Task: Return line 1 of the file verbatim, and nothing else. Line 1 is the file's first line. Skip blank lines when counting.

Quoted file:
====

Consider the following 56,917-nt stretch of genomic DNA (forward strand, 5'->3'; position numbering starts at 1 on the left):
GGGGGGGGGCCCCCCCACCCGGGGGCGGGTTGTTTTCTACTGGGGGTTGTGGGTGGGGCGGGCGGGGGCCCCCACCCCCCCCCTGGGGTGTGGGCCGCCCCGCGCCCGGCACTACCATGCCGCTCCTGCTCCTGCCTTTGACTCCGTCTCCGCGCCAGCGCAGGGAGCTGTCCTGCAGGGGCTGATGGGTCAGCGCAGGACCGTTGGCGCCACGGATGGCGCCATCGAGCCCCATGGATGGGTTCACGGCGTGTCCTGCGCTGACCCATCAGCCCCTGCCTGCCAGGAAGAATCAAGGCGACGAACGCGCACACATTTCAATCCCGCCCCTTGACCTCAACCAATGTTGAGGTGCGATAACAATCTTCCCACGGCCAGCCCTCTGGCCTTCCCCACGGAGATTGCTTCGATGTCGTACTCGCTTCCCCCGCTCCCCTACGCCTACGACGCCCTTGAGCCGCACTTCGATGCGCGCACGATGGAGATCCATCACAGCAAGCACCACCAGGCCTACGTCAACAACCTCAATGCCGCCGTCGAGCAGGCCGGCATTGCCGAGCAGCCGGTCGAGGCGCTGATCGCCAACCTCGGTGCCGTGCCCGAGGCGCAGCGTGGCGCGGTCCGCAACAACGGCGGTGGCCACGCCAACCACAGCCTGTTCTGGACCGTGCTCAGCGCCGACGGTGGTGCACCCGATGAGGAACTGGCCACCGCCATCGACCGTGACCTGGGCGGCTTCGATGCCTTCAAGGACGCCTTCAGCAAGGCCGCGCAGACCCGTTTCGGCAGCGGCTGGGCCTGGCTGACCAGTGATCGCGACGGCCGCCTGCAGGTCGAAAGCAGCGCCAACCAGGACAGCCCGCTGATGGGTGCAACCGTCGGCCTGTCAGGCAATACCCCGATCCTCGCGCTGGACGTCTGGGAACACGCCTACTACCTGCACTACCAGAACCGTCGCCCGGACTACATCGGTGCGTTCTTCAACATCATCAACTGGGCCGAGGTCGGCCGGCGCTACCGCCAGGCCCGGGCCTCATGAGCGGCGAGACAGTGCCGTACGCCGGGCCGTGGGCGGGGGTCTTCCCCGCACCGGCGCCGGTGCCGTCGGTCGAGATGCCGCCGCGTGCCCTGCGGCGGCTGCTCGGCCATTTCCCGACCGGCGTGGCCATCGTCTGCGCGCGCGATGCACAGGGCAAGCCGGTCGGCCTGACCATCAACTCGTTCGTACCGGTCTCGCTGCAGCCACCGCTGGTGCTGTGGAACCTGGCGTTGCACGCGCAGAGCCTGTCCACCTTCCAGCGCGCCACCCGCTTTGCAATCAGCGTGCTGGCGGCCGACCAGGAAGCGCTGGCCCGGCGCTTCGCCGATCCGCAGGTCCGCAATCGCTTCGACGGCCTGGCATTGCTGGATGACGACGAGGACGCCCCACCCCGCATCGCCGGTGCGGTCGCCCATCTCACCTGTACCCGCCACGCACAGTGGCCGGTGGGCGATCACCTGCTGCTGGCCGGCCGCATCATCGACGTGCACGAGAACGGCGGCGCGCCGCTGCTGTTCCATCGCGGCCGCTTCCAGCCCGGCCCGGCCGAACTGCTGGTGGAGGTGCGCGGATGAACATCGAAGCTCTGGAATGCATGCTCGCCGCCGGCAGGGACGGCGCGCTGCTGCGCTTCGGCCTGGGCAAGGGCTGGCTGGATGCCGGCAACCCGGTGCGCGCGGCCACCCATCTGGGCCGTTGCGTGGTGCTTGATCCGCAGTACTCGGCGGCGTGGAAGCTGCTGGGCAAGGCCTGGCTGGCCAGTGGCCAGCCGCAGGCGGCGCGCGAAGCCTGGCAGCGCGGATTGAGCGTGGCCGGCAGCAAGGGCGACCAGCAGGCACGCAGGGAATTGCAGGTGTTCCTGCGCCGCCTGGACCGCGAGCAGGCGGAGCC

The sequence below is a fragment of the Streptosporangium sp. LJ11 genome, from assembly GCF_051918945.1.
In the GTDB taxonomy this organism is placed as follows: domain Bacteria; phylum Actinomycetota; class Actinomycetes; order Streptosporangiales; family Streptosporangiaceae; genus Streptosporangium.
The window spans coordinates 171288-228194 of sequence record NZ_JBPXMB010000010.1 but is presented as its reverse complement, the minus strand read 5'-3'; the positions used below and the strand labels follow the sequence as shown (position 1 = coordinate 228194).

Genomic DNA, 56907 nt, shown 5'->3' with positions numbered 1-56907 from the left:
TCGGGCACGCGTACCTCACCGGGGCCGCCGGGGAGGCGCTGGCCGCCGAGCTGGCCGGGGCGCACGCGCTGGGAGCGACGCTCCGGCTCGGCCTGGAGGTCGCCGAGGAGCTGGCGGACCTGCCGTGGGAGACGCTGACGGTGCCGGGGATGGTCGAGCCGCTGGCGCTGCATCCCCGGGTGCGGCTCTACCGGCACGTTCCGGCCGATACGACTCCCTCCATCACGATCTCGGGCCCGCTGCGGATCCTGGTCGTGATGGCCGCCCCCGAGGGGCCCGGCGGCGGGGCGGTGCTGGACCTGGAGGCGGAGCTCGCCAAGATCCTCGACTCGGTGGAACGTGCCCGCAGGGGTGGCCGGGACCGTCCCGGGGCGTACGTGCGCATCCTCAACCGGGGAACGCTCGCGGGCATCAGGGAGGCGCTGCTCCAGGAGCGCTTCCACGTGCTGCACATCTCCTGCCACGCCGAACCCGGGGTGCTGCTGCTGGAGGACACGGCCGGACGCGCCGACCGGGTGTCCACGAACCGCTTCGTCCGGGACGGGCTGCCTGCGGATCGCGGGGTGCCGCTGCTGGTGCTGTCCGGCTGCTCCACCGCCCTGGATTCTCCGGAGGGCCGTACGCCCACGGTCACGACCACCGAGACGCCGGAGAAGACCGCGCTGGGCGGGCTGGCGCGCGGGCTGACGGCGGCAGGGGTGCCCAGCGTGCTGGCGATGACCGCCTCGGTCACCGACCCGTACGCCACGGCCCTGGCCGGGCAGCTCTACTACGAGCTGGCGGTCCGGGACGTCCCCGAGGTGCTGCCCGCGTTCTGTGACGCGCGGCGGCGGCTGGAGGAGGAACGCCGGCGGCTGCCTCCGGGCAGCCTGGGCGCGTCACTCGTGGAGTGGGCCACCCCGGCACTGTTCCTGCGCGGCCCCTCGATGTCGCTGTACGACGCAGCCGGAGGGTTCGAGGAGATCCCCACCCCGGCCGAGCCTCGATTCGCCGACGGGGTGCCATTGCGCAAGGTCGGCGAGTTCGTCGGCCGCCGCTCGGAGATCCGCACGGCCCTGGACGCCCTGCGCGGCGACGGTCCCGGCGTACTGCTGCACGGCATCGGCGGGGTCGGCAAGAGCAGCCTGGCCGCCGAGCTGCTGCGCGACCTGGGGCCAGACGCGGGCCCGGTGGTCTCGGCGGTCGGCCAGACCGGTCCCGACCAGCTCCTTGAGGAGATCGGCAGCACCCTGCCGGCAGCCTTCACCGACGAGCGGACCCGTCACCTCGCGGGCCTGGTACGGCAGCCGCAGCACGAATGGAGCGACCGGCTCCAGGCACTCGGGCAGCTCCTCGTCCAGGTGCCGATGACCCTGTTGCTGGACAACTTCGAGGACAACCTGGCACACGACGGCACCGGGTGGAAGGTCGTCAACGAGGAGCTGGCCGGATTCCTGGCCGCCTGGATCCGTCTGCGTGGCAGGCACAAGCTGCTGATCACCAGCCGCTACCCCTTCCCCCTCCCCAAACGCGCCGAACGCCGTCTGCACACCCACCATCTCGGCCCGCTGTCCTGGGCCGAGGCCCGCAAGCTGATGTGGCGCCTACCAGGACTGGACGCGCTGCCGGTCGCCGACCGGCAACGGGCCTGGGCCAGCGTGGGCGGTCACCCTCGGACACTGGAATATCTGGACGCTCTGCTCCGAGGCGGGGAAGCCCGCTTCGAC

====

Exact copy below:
Consider the following 56,917-nt stretch of genomic DNA (forward strand, 5'->3'; position numbering starts at 1 on the left):